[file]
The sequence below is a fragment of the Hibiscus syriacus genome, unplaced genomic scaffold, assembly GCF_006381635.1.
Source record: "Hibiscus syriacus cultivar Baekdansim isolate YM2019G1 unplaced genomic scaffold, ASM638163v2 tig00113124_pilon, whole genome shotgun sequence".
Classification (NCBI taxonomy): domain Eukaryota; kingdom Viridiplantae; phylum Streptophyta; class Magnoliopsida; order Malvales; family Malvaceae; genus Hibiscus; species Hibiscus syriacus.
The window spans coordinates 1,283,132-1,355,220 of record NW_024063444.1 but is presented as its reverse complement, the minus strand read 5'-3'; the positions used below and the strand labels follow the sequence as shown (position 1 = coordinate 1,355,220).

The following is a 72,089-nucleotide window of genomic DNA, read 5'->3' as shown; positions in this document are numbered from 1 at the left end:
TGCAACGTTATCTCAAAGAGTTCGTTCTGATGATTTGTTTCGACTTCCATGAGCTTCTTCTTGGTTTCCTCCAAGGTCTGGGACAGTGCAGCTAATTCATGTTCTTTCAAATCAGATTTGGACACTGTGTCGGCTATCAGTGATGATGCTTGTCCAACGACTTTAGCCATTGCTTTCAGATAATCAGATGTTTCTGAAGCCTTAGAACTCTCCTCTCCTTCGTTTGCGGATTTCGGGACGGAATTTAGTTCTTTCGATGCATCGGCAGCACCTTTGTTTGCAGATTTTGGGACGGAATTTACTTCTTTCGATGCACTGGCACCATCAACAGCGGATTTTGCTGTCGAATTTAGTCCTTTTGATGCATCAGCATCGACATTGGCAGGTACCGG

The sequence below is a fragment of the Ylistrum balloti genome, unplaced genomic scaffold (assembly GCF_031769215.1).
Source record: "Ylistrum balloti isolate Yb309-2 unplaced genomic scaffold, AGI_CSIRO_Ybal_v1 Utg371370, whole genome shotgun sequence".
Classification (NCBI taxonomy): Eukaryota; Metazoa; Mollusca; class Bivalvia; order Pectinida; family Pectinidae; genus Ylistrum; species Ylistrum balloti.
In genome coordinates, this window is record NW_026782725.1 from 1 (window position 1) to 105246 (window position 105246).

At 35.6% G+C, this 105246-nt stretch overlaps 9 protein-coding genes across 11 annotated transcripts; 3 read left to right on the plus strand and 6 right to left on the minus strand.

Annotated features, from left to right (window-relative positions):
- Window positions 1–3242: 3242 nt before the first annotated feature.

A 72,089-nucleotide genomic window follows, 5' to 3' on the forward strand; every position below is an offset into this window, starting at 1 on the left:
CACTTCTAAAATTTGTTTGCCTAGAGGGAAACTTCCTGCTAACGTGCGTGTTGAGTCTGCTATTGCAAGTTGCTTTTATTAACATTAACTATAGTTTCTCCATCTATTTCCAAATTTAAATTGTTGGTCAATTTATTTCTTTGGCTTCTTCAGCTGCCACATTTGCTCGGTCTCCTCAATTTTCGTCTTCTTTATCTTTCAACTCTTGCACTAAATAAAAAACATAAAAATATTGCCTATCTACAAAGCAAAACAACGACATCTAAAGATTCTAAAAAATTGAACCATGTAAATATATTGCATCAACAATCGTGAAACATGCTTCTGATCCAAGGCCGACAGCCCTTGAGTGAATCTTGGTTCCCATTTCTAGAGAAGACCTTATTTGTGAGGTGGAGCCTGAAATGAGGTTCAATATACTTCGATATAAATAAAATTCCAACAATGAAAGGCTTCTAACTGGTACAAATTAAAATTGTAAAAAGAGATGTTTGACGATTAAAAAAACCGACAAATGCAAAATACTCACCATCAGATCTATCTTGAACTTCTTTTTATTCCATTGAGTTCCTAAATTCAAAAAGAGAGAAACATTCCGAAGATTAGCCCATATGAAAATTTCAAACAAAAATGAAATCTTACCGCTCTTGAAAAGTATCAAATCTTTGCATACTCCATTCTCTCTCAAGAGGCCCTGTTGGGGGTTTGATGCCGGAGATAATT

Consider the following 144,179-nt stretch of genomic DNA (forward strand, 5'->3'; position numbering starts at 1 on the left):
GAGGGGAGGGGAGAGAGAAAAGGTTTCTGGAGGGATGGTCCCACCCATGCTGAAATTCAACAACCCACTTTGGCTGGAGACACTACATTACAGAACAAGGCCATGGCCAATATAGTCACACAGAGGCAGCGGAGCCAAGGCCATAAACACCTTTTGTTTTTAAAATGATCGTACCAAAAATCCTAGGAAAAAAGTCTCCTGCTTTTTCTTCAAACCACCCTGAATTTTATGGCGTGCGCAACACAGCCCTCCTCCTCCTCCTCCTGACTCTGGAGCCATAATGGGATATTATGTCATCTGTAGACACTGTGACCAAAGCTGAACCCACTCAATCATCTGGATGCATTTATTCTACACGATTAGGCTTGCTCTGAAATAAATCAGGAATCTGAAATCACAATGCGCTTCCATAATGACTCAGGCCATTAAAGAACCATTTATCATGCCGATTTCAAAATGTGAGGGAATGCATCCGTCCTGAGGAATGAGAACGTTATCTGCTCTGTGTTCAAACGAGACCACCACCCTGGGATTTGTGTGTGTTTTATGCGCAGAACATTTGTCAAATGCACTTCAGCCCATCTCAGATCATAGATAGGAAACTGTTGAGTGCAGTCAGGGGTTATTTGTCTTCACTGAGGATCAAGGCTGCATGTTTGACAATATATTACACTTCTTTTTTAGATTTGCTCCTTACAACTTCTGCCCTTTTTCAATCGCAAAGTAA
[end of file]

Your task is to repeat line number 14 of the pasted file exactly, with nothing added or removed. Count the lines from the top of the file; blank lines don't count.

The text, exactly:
A 72,089-nucleotide genomic window follows, 5' to 3' on the forward strand; every position below is an offset into this window, starting at 1 on the left: